October 19, 2015 – January 19, 2016 – Cape
Cape Town, as South Africa's oldest city, has long been associated with maps of Africa. The Cape first appeared on early Portuguese maps of Africa as “Cabo de Boa Esperança” and in the 17th and 18th centuries it was the main center of of the Dutch settlement which was frequently mapped by Dutch and French cartographers. A Selection of Maps @ the National Library of South Africa, 5 Queen Victoria Street, will feature these early maps as well as some 19th century maps. The maps can be seen in special collections and the red space.
October 28, 2015 - April 10, 2016 – Basel
Basel im Stadtportrait – 400 Jahre Merianplan 1615–2015 [Basel city Portrait - 400 years Merian plan from 1615 to 2015] is a special exhibition at the Museum Kleines Klingental, Unterer Rheinweg 26. 400 years ago Matthäus Merian handed the Basel Council a bird's eye view of the city. It showed for the first time a true reflection of the characteristic medieval buildings which had been defined by the city walls. Today it serves as an indispensable source of local history. The exhibition sheds light on Merian's models and operations as well as on how Merian has influenced the later views of the city - to the modern, geo-referenced survey.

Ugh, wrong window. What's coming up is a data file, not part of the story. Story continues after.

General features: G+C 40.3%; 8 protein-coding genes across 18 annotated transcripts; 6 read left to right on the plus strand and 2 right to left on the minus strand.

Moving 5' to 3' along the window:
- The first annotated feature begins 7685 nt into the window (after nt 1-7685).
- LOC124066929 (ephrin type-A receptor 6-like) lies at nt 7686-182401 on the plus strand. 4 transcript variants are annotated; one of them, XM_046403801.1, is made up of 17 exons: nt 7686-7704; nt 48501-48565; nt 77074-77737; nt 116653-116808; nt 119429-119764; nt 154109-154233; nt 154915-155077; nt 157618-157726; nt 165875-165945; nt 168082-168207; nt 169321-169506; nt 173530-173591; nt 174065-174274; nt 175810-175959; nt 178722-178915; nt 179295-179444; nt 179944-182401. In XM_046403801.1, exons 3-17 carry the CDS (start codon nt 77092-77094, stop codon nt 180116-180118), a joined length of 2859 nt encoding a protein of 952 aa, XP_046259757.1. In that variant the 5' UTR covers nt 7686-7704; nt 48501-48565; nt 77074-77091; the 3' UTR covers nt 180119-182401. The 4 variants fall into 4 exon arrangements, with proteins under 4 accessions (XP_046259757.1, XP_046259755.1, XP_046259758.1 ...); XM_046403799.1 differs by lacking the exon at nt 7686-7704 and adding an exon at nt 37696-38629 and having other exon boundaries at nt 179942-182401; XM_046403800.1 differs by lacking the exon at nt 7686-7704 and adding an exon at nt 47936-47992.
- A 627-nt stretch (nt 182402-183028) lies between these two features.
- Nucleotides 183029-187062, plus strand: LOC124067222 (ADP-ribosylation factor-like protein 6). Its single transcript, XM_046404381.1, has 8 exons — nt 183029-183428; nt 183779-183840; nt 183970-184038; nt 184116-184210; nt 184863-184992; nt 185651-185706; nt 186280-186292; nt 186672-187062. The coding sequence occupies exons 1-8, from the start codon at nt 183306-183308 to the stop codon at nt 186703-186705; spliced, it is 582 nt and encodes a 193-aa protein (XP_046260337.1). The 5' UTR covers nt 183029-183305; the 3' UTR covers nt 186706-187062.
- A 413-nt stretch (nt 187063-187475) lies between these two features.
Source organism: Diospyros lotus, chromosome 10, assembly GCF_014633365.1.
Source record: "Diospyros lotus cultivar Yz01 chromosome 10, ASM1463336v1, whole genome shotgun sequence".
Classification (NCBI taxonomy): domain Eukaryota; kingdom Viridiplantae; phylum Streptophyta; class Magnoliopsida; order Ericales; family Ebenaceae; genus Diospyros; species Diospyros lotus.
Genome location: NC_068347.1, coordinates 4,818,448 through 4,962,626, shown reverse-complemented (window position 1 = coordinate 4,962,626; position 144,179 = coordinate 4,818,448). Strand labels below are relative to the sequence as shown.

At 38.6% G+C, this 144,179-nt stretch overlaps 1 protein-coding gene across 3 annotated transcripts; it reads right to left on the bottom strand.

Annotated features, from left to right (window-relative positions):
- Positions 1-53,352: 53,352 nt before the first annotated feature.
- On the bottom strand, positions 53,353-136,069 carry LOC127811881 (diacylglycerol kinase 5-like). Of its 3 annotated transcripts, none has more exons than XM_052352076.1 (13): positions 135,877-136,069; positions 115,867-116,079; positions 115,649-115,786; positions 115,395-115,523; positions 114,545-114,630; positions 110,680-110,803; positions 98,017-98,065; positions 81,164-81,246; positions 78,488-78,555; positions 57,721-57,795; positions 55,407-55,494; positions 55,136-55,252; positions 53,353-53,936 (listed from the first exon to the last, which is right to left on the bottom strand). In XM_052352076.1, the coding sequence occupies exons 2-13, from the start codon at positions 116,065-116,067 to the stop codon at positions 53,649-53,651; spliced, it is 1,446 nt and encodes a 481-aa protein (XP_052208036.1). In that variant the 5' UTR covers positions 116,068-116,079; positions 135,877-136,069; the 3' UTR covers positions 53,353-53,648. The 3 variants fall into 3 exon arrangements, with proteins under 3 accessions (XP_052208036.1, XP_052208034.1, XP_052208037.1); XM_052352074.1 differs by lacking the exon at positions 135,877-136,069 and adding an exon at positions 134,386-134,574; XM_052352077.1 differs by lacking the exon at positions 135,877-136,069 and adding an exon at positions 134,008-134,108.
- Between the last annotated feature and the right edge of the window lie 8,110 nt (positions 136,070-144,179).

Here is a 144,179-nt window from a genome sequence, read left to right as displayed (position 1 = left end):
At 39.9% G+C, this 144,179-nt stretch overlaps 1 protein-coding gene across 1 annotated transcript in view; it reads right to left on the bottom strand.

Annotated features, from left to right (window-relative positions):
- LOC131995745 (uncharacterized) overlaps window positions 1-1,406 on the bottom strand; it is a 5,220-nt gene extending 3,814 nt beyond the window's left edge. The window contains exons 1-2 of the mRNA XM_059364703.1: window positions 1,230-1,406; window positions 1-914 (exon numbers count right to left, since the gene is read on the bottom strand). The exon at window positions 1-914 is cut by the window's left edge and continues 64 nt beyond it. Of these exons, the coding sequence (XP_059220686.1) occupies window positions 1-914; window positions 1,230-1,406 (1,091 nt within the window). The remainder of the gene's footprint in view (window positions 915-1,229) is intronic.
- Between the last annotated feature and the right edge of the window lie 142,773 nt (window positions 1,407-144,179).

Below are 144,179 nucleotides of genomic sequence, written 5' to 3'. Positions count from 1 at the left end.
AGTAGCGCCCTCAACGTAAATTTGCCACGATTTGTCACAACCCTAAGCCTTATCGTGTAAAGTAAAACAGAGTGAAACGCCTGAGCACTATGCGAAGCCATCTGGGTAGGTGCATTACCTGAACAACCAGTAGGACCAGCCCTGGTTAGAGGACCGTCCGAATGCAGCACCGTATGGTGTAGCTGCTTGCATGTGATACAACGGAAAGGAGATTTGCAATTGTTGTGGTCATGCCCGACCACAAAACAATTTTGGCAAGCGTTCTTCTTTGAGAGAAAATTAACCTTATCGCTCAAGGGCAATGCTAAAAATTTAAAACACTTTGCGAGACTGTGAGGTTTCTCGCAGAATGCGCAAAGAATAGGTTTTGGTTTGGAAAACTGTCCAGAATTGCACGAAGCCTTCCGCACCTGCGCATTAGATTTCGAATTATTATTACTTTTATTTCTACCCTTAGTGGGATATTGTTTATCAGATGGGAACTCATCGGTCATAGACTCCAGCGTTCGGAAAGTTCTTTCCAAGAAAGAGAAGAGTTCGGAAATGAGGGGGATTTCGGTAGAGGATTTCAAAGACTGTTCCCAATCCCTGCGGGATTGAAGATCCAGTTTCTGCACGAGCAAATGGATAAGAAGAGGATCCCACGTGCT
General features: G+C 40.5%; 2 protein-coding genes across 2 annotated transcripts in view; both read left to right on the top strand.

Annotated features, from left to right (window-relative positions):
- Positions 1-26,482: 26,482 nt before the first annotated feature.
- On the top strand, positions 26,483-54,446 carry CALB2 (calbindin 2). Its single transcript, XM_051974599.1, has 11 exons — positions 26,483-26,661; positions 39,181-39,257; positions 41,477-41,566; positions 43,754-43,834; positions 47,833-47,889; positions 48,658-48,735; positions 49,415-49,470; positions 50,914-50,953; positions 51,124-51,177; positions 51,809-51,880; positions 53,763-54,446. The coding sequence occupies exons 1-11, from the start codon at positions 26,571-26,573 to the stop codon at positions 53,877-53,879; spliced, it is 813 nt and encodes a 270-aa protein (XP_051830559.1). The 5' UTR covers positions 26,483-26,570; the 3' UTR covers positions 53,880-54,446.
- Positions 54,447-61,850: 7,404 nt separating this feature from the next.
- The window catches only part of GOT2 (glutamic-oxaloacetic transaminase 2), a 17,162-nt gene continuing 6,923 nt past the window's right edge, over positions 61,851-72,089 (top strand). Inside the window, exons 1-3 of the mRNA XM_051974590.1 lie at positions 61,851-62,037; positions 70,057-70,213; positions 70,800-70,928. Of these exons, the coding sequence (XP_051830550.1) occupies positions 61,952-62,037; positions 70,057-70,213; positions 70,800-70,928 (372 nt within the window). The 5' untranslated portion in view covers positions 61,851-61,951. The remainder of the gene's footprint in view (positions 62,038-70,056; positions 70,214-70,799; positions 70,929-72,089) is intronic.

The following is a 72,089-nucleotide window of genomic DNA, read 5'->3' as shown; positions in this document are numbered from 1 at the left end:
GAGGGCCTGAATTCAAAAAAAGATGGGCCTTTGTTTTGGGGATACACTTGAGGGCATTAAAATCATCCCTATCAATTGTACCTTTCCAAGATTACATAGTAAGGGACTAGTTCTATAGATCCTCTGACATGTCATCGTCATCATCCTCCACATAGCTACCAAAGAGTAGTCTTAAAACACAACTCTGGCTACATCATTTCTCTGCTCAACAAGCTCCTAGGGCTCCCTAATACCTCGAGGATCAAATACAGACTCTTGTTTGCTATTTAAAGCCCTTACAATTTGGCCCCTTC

October 31, 2015 – Spring 2016 – Boston
The Norman B. Leventhal Map Center at the Boston Public Library, 700 Boylston Street, presents Women in Cartography. This exhibition recognizes and celebrates the long overlooked role of women in the world of mapping; bringing their stories, accomplishments, and most importantly their maps to light. Curated by Alice Hudson, former Chief of the Map Division at the New York Public Library, Women in Cartography showcases the works of better-known women cartographers such as Marie Tharp, who, in partnership with Bruce Heezen, created the first scientific map of the entire ocean floor, and, Agnes Sinclair Holbrook who created the Hull-House maps, statistical cartographic presentations of social data from the immigrant rich Near West Side neighborhoods of Chicago.